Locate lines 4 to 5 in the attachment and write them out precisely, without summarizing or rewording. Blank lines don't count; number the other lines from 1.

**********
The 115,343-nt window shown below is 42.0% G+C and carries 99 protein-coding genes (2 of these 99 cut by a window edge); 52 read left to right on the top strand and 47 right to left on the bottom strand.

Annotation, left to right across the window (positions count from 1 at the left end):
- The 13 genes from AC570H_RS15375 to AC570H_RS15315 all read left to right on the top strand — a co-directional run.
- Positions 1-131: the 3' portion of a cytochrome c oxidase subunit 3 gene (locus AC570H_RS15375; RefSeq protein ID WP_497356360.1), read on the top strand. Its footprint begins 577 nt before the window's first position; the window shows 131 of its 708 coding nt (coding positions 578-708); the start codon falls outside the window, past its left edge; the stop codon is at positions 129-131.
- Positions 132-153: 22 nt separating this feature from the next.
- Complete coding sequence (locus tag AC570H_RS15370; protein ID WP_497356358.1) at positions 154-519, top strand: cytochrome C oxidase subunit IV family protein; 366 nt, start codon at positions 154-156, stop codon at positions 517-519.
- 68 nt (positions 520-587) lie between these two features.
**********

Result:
- Positions 1-131: the 3' portion of a cytochrome c oxidase subunit 3 gene (locus AC570H_RS15375; RefSeq protein ID WP_497356360.1), read on the top strand. Its footprint begins 577 nt before the window's first position; the window shows 131 of its 708 coding nt (coding positions 578-708); the start codon falls outside the window, past its left edge; the stop codon is at positions 129-131.
- Positions 132-153: 22 nt separating this feature from the next.